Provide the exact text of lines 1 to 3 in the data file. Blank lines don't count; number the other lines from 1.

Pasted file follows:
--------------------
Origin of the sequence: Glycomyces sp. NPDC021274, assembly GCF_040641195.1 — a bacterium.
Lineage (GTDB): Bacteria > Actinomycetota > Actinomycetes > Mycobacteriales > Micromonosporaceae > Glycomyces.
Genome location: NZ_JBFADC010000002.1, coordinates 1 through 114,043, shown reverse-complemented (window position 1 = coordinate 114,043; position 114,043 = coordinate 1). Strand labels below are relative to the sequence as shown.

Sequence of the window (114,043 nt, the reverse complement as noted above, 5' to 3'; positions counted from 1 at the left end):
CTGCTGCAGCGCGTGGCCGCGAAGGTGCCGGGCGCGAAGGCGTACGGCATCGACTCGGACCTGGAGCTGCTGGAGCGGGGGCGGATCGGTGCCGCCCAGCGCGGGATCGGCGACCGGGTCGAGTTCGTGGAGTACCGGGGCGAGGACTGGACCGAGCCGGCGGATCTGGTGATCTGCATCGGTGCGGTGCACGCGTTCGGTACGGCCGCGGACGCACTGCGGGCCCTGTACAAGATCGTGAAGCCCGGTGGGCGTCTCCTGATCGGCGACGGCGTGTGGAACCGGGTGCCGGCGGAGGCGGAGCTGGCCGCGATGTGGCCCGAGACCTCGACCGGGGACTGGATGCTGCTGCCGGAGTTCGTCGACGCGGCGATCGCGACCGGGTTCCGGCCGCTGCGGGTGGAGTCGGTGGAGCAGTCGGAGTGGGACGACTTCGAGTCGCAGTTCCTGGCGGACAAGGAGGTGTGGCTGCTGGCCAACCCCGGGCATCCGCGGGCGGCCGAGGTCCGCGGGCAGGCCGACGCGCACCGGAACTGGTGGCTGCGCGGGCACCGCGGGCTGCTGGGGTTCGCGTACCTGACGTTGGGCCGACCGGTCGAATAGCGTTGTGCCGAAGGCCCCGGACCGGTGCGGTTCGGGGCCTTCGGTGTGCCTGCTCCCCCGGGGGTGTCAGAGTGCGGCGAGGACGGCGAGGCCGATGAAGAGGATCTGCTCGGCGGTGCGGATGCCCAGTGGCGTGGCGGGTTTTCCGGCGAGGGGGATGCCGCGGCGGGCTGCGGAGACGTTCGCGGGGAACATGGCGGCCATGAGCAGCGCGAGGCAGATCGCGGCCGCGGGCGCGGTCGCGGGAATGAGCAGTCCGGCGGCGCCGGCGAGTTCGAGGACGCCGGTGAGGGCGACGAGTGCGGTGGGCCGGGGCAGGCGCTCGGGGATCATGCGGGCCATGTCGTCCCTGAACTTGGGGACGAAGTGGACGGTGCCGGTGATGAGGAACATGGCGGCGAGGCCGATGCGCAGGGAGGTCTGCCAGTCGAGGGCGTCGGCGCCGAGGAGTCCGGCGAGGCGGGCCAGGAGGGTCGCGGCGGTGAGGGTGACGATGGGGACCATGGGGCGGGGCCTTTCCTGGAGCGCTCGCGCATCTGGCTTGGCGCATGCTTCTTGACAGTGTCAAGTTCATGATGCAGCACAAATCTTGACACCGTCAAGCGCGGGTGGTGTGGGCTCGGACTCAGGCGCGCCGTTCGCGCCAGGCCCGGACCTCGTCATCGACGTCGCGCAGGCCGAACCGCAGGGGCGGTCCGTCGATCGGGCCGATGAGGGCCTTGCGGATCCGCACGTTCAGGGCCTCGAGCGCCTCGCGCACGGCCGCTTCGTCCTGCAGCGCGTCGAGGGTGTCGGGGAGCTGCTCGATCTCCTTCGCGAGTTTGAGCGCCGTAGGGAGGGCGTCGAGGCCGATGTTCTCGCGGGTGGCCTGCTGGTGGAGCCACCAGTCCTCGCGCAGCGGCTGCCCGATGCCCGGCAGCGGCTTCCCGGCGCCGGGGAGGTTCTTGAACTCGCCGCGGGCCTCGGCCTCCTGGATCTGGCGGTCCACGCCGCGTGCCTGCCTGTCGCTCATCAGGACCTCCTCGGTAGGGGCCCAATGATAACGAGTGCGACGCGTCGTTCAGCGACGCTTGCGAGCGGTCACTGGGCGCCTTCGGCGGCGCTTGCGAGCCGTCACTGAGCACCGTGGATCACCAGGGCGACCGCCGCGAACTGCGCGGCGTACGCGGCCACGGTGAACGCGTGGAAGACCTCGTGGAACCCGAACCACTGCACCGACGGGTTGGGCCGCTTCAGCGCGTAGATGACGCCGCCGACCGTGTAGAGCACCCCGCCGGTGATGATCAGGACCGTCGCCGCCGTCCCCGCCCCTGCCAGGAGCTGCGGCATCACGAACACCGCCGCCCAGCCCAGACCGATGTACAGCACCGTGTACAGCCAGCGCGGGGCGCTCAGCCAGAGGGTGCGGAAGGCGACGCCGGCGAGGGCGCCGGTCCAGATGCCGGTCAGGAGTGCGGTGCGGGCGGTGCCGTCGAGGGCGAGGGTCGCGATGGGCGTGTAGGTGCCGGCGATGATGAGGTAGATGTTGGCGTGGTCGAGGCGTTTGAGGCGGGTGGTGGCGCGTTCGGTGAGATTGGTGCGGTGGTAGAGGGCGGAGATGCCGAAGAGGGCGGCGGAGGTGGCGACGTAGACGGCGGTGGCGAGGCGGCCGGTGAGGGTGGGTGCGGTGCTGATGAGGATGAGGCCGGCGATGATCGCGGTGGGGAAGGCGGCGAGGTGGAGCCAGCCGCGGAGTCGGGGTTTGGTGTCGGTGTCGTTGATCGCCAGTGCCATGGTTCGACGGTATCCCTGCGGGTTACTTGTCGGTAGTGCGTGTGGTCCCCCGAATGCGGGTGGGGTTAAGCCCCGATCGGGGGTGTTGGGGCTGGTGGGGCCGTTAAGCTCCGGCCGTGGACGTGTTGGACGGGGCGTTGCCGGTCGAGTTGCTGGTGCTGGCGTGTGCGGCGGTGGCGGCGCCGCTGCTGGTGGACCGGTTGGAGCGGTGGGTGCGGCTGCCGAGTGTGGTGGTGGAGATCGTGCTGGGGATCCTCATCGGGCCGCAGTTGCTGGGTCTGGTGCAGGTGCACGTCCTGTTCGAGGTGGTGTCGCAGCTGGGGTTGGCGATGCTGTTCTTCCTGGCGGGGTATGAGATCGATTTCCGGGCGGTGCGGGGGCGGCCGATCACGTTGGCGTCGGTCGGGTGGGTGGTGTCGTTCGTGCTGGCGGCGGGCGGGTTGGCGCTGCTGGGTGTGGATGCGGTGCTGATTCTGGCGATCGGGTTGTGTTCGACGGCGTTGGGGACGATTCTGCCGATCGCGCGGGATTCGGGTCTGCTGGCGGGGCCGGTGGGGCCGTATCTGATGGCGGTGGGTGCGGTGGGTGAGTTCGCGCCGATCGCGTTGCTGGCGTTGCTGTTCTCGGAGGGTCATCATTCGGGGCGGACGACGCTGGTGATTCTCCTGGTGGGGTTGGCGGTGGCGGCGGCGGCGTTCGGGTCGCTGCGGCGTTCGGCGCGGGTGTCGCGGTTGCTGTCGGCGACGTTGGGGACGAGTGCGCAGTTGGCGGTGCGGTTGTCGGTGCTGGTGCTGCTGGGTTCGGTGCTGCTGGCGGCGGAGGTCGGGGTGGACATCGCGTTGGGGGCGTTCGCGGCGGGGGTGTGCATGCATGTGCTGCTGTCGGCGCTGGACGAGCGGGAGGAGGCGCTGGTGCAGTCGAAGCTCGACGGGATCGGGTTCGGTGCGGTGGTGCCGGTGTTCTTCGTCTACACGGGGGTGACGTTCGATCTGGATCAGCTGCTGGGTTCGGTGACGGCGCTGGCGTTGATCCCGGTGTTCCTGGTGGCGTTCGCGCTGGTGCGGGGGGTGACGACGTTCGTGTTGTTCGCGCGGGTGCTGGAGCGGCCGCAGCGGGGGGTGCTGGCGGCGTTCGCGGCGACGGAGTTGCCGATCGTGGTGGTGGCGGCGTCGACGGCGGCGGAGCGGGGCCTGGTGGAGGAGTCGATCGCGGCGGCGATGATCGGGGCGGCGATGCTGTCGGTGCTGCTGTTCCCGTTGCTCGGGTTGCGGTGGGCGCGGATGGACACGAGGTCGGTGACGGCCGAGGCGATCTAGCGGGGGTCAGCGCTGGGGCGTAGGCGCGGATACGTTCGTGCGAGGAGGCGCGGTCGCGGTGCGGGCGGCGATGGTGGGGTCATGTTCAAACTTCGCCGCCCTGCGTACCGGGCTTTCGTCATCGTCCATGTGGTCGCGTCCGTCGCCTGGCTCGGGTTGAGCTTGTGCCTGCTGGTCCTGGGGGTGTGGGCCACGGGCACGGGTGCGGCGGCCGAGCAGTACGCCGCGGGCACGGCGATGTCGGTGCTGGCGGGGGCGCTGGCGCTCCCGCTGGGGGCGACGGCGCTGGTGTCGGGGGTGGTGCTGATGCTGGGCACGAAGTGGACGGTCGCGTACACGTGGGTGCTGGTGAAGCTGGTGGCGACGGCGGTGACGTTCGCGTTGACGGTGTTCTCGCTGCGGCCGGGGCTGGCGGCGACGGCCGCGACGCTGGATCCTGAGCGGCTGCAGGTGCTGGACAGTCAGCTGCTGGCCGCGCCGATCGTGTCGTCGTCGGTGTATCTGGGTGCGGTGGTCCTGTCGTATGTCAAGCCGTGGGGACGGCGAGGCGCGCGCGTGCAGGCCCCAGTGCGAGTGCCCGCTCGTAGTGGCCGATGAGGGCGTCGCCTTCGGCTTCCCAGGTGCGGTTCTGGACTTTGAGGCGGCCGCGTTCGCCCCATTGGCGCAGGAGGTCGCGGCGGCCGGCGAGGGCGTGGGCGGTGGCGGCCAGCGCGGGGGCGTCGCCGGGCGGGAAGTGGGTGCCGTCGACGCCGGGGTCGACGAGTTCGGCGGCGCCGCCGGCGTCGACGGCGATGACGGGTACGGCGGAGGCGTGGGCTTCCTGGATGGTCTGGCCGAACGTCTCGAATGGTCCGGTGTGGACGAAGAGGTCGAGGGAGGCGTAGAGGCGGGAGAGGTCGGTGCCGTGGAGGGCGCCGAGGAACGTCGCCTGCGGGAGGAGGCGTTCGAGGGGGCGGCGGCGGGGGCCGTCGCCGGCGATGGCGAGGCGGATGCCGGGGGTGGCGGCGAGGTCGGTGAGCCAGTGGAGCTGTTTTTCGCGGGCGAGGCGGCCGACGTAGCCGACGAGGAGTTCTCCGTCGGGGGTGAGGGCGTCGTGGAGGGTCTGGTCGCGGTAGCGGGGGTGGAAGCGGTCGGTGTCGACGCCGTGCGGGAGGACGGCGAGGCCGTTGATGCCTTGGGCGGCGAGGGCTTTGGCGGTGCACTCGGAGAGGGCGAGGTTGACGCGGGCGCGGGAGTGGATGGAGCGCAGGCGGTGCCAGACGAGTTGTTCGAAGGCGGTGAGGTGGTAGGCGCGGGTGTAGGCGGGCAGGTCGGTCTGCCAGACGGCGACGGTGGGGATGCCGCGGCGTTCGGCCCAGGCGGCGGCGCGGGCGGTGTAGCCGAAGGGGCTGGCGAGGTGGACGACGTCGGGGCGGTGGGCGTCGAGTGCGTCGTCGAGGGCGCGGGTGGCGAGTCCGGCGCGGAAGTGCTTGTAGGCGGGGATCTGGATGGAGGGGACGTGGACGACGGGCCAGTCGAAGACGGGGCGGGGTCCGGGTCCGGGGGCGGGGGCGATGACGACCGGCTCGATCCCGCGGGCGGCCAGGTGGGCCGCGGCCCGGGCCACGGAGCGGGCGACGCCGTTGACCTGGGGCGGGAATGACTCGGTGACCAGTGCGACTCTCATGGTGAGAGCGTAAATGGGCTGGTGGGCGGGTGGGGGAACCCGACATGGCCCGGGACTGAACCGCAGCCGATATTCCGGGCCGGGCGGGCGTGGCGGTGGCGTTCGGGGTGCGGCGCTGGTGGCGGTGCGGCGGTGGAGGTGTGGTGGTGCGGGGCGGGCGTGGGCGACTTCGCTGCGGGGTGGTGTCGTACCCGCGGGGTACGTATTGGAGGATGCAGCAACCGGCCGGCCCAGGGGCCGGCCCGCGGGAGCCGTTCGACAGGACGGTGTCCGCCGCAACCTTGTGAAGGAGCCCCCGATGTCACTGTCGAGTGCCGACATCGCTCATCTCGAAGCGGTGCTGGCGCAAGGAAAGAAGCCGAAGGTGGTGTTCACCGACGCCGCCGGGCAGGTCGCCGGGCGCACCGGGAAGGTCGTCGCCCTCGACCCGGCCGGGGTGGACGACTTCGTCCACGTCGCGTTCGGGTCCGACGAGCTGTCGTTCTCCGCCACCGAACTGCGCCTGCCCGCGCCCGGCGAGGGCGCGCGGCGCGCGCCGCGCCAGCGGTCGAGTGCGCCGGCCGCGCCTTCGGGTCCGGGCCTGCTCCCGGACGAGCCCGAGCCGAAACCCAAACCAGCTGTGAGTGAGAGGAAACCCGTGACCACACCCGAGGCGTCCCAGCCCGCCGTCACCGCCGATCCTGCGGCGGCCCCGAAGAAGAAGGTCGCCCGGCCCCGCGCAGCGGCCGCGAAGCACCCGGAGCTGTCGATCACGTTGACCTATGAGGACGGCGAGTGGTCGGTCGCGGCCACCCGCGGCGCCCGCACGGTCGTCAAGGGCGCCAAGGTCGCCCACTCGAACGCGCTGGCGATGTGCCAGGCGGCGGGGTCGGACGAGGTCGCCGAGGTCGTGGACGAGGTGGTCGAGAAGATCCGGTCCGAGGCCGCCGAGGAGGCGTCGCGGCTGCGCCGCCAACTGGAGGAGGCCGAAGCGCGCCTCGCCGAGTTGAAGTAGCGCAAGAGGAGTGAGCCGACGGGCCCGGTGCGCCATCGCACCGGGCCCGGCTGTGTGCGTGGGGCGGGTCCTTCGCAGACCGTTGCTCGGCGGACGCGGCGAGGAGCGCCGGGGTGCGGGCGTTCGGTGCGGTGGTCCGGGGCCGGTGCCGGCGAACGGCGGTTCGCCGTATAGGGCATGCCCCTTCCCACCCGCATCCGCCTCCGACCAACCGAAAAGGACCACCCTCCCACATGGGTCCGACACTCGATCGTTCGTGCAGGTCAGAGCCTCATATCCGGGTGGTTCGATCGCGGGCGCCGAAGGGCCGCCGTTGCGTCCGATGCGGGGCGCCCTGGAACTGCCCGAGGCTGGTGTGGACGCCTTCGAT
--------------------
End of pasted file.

Origin of the sequence: Glycomyces sp. NPDC021274, assembly GCF_040641195.1 — a bacterium.
Lineage (GTDB): Bacteria > Actinomycetota > Actinomycetes > Mycobacteriales > Micromonosporaceae > Glycomyces.
Genome location: NZ_JBFADC010000002.1, coordinates 1 through 114,043, shown reverse-complemented (window position 1 = coordinate 114,043; position 114,043 = coordinate 1). Strand labels below are relative to the sequence as shown.